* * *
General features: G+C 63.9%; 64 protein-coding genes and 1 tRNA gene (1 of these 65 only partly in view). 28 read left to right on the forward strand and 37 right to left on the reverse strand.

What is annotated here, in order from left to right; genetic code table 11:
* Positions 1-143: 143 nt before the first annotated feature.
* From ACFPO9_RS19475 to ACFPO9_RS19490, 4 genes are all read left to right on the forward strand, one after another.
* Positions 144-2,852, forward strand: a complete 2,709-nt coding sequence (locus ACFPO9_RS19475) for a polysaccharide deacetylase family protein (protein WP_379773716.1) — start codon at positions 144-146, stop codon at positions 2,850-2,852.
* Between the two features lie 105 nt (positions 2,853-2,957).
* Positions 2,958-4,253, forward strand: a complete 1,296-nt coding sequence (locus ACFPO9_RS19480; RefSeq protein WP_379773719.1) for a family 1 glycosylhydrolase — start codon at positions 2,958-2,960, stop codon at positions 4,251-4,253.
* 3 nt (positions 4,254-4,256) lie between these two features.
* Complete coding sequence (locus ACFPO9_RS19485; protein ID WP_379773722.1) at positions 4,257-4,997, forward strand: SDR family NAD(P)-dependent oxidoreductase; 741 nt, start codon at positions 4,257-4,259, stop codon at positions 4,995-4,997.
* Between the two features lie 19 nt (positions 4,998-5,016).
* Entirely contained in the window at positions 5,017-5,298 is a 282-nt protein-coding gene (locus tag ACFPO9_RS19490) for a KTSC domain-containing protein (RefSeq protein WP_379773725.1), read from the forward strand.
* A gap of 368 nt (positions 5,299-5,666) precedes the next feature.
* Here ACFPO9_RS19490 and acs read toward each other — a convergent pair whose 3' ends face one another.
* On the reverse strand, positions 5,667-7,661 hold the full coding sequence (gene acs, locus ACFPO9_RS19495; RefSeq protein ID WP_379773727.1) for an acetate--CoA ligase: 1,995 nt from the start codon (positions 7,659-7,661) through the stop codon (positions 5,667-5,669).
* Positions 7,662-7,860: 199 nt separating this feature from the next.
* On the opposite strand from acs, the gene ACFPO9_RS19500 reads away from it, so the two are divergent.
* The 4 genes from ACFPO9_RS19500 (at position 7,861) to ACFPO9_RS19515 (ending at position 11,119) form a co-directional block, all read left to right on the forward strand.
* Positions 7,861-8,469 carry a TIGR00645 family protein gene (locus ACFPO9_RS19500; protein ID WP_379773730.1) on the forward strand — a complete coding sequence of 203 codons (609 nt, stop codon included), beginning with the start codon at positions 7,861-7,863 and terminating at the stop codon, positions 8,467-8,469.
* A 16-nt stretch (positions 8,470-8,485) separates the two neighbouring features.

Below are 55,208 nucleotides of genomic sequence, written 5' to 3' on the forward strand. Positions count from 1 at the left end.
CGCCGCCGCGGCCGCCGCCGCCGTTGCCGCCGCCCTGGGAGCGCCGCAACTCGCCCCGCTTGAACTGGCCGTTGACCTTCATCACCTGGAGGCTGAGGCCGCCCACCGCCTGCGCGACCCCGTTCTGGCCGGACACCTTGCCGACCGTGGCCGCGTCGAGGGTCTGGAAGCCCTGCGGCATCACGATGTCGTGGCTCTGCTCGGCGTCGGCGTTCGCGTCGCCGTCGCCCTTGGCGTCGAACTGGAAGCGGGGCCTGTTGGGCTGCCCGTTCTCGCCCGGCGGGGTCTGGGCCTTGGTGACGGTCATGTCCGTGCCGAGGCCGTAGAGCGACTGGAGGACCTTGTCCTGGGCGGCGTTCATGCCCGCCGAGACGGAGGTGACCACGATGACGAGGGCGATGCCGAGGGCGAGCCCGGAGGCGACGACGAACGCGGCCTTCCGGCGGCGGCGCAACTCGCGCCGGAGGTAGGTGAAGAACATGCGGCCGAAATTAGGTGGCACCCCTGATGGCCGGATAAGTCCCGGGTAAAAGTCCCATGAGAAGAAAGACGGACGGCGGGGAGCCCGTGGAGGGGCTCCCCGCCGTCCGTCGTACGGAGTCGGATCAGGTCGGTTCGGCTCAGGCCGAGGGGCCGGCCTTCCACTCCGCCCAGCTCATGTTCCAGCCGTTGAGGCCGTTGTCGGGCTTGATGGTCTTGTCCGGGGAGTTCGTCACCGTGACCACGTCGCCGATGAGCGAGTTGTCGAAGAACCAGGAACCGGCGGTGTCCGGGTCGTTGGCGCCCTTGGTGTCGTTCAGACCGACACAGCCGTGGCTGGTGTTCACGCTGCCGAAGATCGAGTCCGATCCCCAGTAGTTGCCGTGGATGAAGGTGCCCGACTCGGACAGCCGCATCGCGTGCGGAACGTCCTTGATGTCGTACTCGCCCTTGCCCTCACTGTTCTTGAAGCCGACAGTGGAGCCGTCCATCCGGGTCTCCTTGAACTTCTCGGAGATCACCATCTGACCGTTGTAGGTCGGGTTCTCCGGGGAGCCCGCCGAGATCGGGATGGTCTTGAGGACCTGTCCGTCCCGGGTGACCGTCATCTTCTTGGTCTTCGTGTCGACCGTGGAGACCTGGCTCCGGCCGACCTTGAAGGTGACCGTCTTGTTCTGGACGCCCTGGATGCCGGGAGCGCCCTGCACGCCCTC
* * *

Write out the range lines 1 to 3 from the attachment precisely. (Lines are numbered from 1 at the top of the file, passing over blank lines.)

General features: G+C 63.9%; 64 protein-coding genes and 1 tRNA gene (1 of these 65 only partly in view). 28 read left to right on the forward strand and 37 right to left on the reverse strand.

What is annotated here, in order from left to right; genetic code table 11:
* Positions 1-143: 143 nt before the first annotated feature.